Role of IL-17A in Neutrophil Recruitment and Hepatic Injury after Warm Ischemia-Reperfusion Mice
Journal of Immunology
Recent evidence suggests that IL-17A regulates neutrophil-dependent organ injury. Accordingly, the purpose of this study was to determine the role of IL-17A in neutrophil recruitment after ischemia-reperfusion (I/R) and in subsequent liver injury. Two mouse models including wild-type and IL-17A knockout mice were evaluated for I/R injury. The medial largest lobe of the liver was clamped for 90 min. In another set of experiments, recombinant mouse (rm)IL-17A homodimer or rmIL-17A/F heterodimer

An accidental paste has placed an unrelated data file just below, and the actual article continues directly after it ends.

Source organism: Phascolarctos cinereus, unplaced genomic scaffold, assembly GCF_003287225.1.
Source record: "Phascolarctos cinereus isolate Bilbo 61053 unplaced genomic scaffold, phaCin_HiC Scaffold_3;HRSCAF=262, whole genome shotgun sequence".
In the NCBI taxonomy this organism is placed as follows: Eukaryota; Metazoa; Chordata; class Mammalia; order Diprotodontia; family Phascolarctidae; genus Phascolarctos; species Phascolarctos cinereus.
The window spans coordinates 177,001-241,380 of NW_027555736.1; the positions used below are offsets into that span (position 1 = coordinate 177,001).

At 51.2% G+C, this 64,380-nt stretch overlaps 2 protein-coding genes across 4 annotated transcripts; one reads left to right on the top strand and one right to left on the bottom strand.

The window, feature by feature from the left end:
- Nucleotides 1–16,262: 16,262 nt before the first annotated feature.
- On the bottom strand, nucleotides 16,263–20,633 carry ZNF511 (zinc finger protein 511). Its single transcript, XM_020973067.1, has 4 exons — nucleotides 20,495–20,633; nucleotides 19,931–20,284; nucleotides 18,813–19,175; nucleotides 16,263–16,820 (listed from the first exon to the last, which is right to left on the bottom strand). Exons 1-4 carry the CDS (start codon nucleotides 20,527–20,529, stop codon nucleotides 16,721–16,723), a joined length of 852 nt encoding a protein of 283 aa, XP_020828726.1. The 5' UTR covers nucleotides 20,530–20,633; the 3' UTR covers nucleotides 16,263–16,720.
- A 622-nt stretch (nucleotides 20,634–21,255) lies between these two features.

... 17A/F heterodimer were administered to knockout mice before I/R, and liver injury was investigated. Isolated Kupffer cells were incubated with rmIL-17A or rmIL-17F, and production of TNF-a was measured. Studies evaluating the extent of liver injury as measured by serum transaminase levels demonstrated similar levels in the acute phase (6 h) in these two models. In contrast, in the subacute phase (20 h) after I/R, both serum transaminase levels and percent of hepatic necrosis were significantly reduced in the knockout mice compared with the wild-type mice. This reduction in liver injury seen in the knockout mice was associated with suppression of chemokine and adhesion molecule expression and reduction in infiltration of neutrophils into the liver. Administration of rmIL-17A homodimer, but not IL-17A/F heterodimer, increased liver injury in the subacute phase of I/R in KO mice. TNF-a production by isolated Kupffer cells increased significantly in the cells incubated with rmIL-17A compared with rmIL-17F. These results indicate that IL-17A is a key regulator in initiating neutrophil-induced inflammatory responses and hepatic injury in the subacute phase after reperfusion. Male wild-type mice (C57BL/6, 10-12 wk of age; obtained from The Jackson Laboratory, Bar Harbor, ME) and IL-17A knockout mice (backcrossed onto C57BL/6) were housed in a clean, temperature-controlled environment with a 12-h light-dark cycle and were given free access to Abbreviations used in this article: ALT, alanine aminotransferase; AST, aspartate aminotransferase; ICAM-1, intercellular adhesion molecule 1; I/R, ischemia-reperfusion; LPM, liver perfusion medium; MPO, myeloperoxidase; rm, recombinant mouse; VEH, vehicle.